I just don't understand his rationale with the job. Promotion would mean more sociable hours and more money

You don't have to understand it, just respect his decision. He has been doing his job for ten years, and has never shown any desire to be promoted. It's unlikely that will change. £40k is a pretty good salary -- if I was earning that in a job I loved, I wouldn't change either.

In the early days I think he really struggled being a dad. He found it hard to make a connection and find the patience. Also, he had a pretty awful childhood so I always wondered if he resents our little boy because he is so very loved and cherished

This is the problem. One that won't be fixed by him changing jobs. If he really doesn't have any interest in spending more time with his family then you can't make him -- even if he worked three hours a day, one day a week, he would still find reasons to absent himself from family life. You would spend your life trying to badger him into it, and end up just as frustrated and unhappy.

And if he really does resent his own child for having the happy childhood that he was denied, then he needs serious time, effort and professional support in dealing with that. That's if he has a genuine desire to change, which he may not.

snuffy83 Mon 29-Aug-16 00:07:09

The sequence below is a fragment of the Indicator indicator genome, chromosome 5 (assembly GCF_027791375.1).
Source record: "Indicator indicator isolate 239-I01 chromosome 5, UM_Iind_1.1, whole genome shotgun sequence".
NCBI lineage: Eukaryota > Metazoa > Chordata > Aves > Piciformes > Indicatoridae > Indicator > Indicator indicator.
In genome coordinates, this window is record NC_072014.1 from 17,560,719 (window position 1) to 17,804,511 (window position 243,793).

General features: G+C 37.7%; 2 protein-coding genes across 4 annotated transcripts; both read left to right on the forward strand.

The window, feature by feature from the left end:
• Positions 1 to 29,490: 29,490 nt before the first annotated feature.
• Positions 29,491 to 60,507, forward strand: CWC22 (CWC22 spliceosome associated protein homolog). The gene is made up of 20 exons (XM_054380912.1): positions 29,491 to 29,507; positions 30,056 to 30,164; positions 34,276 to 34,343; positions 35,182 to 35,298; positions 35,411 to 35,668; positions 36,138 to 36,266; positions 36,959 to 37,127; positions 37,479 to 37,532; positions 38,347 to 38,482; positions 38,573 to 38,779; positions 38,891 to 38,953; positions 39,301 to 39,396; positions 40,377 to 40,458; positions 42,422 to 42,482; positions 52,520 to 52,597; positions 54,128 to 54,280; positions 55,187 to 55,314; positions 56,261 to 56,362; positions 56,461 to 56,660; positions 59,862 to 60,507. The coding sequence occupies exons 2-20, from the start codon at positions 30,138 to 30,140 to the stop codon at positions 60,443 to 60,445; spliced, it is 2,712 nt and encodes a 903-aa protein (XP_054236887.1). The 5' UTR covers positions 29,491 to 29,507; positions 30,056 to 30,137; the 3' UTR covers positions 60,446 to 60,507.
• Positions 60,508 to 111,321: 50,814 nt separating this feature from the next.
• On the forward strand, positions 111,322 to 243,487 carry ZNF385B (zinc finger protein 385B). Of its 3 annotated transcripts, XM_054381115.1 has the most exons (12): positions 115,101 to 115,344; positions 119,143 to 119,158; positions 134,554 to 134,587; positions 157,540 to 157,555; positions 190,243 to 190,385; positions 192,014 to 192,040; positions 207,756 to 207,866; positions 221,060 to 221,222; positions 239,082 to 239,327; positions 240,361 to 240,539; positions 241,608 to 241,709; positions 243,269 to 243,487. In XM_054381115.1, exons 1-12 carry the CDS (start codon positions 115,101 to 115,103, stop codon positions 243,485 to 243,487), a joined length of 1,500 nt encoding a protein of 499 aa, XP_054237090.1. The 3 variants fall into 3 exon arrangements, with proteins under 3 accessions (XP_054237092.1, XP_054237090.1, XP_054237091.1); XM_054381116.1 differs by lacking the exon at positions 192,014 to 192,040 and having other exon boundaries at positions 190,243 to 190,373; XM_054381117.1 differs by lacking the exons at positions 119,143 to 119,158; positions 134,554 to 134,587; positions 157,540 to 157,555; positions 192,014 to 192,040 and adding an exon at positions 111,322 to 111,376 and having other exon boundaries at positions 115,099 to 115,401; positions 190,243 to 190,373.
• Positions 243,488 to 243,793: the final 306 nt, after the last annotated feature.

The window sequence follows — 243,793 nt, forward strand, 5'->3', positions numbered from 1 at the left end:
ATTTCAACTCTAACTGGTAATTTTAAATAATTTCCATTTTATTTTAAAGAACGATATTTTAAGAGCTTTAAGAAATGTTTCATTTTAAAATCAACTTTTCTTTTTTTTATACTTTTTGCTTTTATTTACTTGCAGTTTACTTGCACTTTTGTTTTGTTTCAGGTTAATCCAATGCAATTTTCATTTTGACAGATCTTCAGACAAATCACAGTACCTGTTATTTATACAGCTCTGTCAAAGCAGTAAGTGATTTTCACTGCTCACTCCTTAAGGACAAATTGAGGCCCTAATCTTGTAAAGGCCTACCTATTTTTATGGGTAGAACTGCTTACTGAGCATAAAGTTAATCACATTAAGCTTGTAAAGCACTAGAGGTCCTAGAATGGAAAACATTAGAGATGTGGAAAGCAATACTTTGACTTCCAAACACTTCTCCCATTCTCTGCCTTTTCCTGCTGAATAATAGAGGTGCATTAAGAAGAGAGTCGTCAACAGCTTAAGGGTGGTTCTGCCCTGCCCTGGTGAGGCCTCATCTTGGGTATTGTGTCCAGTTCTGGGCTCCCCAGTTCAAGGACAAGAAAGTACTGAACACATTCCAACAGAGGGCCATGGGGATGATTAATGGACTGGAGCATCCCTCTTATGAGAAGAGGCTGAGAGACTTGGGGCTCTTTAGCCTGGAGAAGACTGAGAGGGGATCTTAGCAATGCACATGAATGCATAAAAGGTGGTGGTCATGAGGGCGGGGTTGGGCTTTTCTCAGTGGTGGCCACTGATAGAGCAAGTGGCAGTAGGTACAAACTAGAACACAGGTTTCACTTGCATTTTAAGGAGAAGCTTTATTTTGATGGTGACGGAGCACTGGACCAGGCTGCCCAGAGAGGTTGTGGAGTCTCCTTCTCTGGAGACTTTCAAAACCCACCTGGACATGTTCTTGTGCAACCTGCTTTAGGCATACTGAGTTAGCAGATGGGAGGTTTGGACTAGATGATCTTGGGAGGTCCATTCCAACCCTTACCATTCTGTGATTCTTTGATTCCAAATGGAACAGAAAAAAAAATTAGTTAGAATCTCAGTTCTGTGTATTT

It's hard though when I'm having to be single mum and main bread winner. I don't particularly love my job but if I didn't do it everything would fall down. This evening my husband spent 50 minutes with our son, who hasn't seen him in days. He wasn't interested in his dad and kept reaching for me and having tantrums unless I took him. This doesn't go down well with my husband but what can I do?!

snuffy83 Mon 29-Aug-16 00:14:13

Sorry.. am nodding off. I'll read any further comments tomorrow. Thanks for your input... I'll give it some more thought. I think I need to shift the focus onto why he doesn't want to be home spending time with us. I really don't begrudge him a job he enjoys.

tigermoll Mon 29-Aug-16 00:15:13

Did you hope that he would change his hours when your DS came along? I'm not being snarky -- that would be a natural assumption to make, but clearly not one he shared.

what can I do?!

That is a good question. I suppose your options are:

1) Carry on as you are, accepting that your husband will play a very small role in day-to-day family life.
2) Talk to your husband, clearly lay out how you feel and what you would like to happen. Say that if things don't change, you will leave (if that is how you feel. If it's just an empty threat, don't bother).
3) Reduce your hours. Family income will drop but you will feel less stressed and resentful at being sole parent and main breadwinner.
4) Carry on as you are, but become increasingly resentful.

Sadly, I don't think you can change your DH if he has no interest in changing.